Ivy Daily and her son Daniel Lee. Supplied Photo.

Brown: Fight over developmentally disabled puts state’s priorities on trial

SHARE Brown: Fight over developmentally disabled puts state’s priorities on trial
SHARE Brown: Fight over developmentally disabled puts state’s priorities on trial

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Ivy Daily lives with a fear common to the parents of developmentally disabled adults: How would her son cope if he were forced to move back home? How would she?

That fear, normally in the back of Daily’s mind, has been front and center in recent weeks as the state’s financial problems have stymied funding for hundreds of small group homes across the state that take care of individuals such as her son, Daniel Lee.

On Wednesday, a federal judge instructed lawyers for Illinois Comptroller Leslie Munger to report back to her within 48 hours to prove up their assertion the state had finally sent out $71 million in overdue payments this week to private agencies that provide services to the developmentally disabled.

As my colleague Natasha Korecki has been reporting, advocates had asked U.S. District Judge Sharon Johnson Coleman to hold the state in contempt of court for failing to pay its bills to providers who said they were in danger of closing their doors.

I still can’t quite put my finger on how this was allowed to get so far out of hand. Yes, the state is running out of money, and we’re going to see more and more of these scenarios as we stumble along without a budget and a tax hike — for which both Republicans and Democrats bear responsibility.

For some strange reason, though, our new governor went to court to secure an order allowing him to continue funding the state payroll without a budget. But he and his hand-picked comptroller insisted providers of services to the developmentally disabled get their own court order if they wanted to be paid.

Then, even with a court order, they wouldn’t make the payments until lawyers for Equip for Equality and the American Civil Liberties Union hauled them back into court to shame them into it.


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If there’s one group I thought we all could agree deserves the public’s financial support, it’s this one.

These are society’s most vulnerable citizens, suffering from autism, Down syndrome, cerebral palsy and other severe problems that can make survival on their own impossible, but who can do quite well with just some basic help.

And yet we in Illinois have a terrible track record for giving them the help they need. I’ve never really understood why that is, other than the obvious fact that there isn’t much they can do to stick up for themselves.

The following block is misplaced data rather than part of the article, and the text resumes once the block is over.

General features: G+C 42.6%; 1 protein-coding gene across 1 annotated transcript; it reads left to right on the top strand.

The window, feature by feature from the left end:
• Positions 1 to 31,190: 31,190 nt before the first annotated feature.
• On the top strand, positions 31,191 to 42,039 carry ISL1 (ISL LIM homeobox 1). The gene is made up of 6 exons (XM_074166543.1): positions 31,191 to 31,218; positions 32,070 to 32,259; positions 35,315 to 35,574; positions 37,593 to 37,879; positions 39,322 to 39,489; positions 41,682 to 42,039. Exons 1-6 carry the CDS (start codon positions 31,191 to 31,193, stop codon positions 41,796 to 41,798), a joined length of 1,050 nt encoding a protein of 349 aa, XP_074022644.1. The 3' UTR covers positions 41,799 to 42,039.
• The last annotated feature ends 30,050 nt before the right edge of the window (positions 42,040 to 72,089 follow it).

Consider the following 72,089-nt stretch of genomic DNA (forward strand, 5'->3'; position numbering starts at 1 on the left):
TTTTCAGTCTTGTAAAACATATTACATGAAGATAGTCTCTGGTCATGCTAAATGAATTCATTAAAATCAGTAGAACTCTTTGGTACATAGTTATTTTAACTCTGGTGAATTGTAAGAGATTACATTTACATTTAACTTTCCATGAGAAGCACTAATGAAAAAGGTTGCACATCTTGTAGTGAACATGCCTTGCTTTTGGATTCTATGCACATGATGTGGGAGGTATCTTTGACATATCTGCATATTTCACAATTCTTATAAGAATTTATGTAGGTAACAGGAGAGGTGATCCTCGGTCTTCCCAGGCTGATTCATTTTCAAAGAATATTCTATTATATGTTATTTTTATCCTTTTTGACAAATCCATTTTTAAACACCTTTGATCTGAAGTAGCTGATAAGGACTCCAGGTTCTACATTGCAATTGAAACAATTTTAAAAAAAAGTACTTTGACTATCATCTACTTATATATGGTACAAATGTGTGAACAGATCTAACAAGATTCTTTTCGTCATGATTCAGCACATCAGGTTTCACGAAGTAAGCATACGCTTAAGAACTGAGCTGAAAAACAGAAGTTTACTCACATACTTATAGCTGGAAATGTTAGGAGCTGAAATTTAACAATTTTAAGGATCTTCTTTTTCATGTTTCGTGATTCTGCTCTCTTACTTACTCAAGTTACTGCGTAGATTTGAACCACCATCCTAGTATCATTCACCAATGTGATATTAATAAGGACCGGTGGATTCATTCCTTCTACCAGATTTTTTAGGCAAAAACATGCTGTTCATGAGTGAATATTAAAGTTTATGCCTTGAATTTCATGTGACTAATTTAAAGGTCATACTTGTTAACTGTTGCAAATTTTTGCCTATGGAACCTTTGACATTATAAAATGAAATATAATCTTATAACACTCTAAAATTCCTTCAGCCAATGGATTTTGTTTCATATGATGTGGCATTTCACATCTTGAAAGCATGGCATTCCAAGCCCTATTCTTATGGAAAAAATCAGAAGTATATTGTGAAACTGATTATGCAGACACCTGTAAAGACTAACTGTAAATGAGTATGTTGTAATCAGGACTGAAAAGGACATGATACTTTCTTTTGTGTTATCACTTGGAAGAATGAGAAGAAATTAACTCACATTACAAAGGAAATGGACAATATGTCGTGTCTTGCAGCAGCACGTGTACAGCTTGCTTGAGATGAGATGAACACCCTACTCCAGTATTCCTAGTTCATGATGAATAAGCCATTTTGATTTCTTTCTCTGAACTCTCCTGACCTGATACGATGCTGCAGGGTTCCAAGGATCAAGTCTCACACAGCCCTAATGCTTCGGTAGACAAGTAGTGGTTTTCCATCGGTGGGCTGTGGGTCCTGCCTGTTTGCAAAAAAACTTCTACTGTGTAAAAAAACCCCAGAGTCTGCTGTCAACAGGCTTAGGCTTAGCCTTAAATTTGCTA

Daily’s son is a good example.

Daniel Lee, 25, suffers from severe autism. He does not speak. He needs someone else to bathe him and brush his teeth. He can dress himself, with help, and feed himself, though it is messy.

“He pretty much operates at a third-grade level,” his mother said.

Lee is six feet tall, 202 pounds “and strong,” she adds with emphasis, which is why she knew she could no longer take care of him on her own when he began beating and kicking her.

But Daily said her son has thrived since 2009 when he was placed in a small group home in Frankfort operated by Individual Advocacy Group, a major provider of services for the developmentally disabled in Illinois.

Charlene Bennett, the agency’s president and executive director, said the state is more than two months and $2 million in arrears to her organization.

And until she heard Wednesday that the check was in the mail (actually a wire transfer), she was scared to death about how she could keep the doors open for 210 disabled clients at some 60 homes across the state.

“This is the most stressful situation that anybody could live through,” Bennett told me. “We’re responsible for people’s lives. We’re an organization that cares about our individuals. We don’t have deep pockets.”

To stay in operation, Bennett said she has had to rely on a line of credit from a bank, which isn’t always easy to get when you’re owed money by the state.

“I don’t want to speak ill of anyone,” said Ivy Daily, “but I think some priorities are not where they should be.”

That’s an understatement.

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